Series of Quotes #1

When I read about parents who are hesitant to let their kids play video games…well there are a LOT of things run through my mind, but usually the starting point is why wouldn’t you give them a new way to activate and expand their minds.  Shortly after that we come to this idea:


Let them read about brave heros, let them imagine play as brave knights, let them live out their stories.  That’s a great reason for kids to play video games.  

A Wish for Two Player


One of the saddest trends in games is the lack of couch co-op games.  Yes, there are games out there that allow for two or more players to sit on the same couch and play a game together on the same system (Mario and Sackboy being two good options), but there seems to be a trend, with the underlying smarminess of greed, that is pushing towards not being able to play together without owning two different systems.  

When we heard at Brothers was coming out, my littlest got very excited.  To be able to play a game with his big brother is always one of his favorite things.  To be able to play a game with his big brother playing a big brother and him playing a little brother is near perfection to him.  Sadly, this game is a one player game, where the brothers are controlled by separate joy sticks on one controller.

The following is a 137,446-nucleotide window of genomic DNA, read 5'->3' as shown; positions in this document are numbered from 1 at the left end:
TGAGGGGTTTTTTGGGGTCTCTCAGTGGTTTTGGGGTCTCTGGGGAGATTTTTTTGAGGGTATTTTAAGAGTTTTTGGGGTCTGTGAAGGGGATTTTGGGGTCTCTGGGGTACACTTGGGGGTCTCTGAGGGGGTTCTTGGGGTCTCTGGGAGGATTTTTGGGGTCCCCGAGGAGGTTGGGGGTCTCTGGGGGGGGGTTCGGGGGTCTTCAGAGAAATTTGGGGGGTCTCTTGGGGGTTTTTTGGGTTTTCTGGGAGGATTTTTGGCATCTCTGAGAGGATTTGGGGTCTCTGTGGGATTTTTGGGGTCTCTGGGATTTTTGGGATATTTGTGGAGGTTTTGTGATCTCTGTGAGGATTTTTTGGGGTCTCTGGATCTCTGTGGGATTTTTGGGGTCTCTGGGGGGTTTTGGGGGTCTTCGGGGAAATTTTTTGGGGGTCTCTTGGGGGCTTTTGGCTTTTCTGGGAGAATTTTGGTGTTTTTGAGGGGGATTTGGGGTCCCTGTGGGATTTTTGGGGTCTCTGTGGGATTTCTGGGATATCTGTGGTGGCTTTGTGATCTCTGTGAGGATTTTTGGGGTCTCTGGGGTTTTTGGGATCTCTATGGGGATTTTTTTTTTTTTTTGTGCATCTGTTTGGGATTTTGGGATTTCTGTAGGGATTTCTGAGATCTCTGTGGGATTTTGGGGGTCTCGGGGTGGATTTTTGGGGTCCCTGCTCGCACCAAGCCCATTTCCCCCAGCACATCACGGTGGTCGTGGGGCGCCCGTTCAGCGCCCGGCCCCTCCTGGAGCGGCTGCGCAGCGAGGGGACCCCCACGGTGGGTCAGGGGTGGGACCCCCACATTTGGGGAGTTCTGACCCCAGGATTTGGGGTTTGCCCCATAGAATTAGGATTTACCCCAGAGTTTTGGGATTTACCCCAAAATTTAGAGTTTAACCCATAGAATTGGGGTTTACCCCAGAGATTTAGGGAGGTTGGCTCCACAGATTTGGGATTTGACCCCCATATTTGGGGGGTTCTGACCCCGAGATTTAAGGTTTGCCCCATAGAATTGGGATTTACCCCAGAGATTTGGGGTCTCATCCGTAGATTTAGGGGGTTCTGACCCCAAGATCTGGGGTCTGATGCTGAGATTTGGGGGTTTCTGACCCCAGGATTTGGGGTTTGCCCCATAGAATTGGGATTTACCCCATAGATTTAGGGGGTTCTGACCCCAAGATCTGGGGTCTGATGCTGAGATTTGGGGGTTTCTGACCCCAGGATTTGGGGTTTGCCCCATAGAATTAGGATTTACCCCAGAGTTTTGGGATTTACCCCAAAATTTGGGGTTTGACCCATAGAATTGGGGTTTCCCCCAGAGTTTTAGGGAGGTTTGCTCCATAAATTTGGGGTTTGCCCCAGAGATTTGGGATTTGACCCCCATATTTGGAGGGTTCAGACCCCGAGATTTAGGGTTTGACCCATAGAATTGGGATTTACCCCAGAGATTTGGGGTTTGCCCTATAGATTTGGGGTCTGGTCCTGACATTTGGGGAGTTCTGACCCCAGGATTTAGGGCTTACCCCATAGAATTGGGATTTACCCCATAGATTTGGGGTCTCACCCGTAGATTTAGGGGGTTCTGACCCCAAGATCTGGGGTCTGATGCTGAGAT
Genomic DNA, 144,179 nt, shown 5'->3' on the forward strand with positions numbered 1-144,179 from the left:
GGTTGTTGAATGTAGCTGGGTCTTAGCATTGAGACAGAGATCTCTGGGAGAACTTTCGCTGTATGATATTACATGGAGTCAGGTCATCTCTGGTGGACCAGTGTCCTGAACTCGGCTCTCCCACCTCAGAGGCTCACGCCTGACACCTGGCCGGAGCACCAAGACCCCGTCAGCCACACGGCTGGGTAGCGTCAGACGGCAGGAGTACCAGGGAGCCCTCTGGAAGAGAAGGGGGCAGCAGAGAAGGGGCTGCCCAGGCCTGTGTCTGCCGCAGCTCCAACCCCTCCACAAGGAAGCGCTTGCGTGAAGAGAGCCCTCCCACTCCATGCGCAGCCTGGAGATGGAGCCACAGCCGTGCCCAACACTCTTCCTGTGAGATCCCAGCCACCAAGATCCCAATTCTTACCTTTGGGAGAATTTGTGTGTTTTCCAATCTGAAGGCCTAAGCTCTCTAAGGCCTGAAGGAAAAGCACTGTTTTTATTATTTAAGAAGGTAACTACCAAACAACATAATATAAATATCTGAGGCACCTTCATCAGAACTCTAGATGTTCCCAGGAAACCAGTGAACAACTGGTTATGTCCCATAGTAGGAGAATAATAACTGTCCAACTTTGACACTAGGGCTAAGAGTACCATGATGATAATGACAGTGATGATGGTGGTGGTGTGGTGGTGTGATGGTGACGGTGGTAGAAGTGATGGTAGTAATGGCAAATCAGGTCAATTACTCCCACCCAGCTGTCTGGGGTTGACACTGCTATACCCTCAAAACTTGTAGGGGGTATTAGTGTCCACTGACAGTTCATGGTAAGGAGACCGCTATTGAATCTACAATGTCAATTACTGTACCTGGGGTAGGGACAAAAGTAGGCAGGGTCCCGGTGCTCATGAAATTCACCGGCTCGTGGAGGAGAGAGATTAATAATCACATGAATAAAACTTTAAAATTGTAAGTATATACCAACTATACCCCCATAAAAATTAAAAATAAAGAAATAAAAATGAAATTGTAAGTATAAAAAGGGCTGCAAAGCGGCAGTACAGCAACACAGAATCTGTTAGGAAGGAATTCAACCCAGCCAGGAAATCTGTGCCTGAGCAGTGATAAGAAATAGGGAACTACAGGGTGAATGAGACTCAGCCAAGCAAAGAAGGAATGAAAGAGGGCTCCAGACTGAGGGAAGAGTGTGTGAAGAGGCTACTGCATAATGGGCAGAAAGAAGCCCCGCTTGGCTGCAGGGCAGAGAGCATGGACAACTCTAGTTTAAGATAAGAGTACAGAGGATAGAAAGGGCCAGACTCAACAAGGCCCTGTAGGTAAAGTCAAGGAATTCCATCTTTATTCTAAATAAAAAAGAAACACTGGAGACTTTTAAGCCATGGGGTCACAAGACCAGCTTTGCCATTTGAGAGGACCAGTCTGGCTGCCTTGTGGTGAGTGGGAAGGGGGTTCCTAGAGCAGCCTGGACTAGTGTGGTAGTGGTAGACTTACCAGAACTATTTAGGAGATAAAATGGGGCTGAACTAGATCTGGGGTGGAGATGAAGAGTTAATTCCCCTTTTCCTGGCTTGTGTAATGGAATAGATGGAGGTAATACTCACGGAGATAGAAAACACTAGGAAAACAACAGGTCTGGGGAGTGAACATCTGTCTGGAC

Eldest said, “It’s a save spot, come and take a picture!”

I got the game for them anyway.  It has excellent reviews and looks to be clever in terms of puzzles and plot.  In the game, the brothers set out to find the water of life for their sick father, and must work together through their individual strengths to find it.  For example, the little brother can squeeze into places the big one can’t, while the big brother can swim and boost the little one to high places. 

While the boys are having a blast with the game, it has been hard on the kids to have the game not to be two player.  The eldest said the game would play great if it was two player, but is resigned to play alone.  The littlest, on the other hand, is convinced that they could play the game together.  On one controller.  Smooshed up against each other, elbow to elbow, left-hander and right-hander each controlling one joy stick.  

The Last Guardian

I received The Last Guardian as a preorder for my birthday.  It was actually the reason we bought a PS4.  As a parent and a mom, I do not go out and buy every game or console when it first comes out. Some yes, but most of the time I wait for the cost to come down and, when it comes to consoles, the selection of games to be bought as used copies to be large.  As it happens, there was a good deal on the PS4 for Black Friday so we grabbed it.